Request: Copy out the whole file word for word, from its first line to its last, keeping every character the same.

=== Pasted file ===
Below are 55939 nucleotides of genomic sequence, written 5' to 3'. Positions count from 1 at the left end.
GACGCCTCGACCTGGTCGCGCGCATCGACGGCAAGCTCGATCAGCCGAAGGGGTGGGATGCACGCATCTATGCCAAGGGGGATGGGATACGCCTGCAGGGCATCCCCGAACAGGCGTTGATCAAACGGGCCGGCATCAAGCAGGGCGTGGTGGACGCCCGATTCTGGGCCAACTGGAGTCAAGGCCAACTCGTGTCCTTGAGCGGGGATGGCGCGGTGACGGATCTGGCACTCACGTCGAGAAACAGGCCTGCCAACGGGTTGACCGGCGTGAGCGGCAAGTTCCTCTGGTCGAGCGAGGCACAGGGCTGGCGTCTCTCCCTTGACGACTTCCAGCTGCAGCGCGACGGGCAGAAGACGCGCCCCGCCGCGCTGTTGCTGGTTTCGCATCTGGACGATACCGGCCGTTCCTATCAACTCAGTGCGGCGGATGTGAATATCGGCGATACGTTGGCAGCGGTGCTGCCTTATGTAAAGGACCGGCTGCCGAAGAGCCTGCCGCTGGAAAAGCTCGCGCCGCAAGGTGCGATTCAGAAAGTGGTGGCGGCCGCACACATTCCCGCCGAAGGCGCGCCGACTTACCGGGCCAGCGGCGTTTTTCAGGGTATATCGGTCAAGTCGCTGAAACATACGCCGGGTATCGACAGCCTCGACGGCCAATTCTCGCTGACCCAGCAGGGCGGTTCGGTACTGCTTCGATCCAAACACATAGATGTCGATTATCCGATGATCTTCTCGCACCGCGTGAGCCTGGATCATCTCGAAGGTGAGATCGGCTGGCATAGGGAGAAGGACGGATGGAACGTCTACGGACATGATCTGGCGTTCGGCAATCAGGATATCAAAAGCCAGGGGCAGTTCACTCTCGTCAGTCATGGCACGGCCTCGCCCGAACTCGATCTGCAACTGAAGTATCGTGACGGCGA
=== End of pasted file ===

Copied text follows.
Below are 55939 nucleotides of genomic sequence, written 5' to 3'. Positions count from 1 at the left end.
GACGCCTCGACCTGGTCGCGCGCATCGACGGCAAGCTCGATCAGCCGAAGGGGTGGGATGCACGCATCTATGCCAAGGGGGATGGGATACGCCTGCAGGGCATCCCCGAACAGGCGTTGATCAAACGGGCCGGCATCAAGCAGGGCGTGGTGGACGCCCGATTCTGGGCCAACTGGAGTCAAGGCCAACTCGTGTCCTTGAGCGGGGATGGCGCGGTGACGGATCTGGCACTCACGTCGAGAAACAGGCCTGCCAACGGGTTGACCGGCGTGAGCGGCAAGTTCCTCTGGTCGAGCGAGGCACAGGGCTGGCGTCTCTCCCTTGACGACTTCCAGCTGCAGCGCGACGGGCAGAAGACGCGCCCCGCCGCGCTGTTGCTGGTTTCGCATCTGGACGATACCGGCCGTTCCTATCAACTCAGTGCGGCGGATGTGAATATCGGCGATACGTTGGCAGCGGTGCTGCCTTATGTAAAGGACCGGCTGCCGAAGAGCCTGCCGCTGGAAAAGCTCGCGCCGCAAGGTGCGATTCAGAAAGTGGTGGCGGCCGCACACATTCCCGCCGAAGGCGCGCCGACTTACCGGGCCAGCGGCGTTTTTCAGGGTATATCGGTCAAGTCGCTGAAACATACGCCGGGTATCGACAGCCTCGACGGCCAATTCTCGCTGACCCAGCAGGGCGGTTCGGTACTGCTTCGATCCAAACACATAGATGTCGATTATCCGATGATCTTCTCGCACCGCGTGAGCCTGGATCATCTCGAAGGTGAGATCGGCTGGCATAGGGAGAAGGACGGATGGAACGTCTACGGACATGATCTGGCGTTCGGCAATCAGGATATCAAAAGCCAGGGGCAGTTCACTCTCGTCAGTCATGGCACGGCCTCGCCCGAACTCGATCTGCAACTGAAGTATCGTGACGGCGA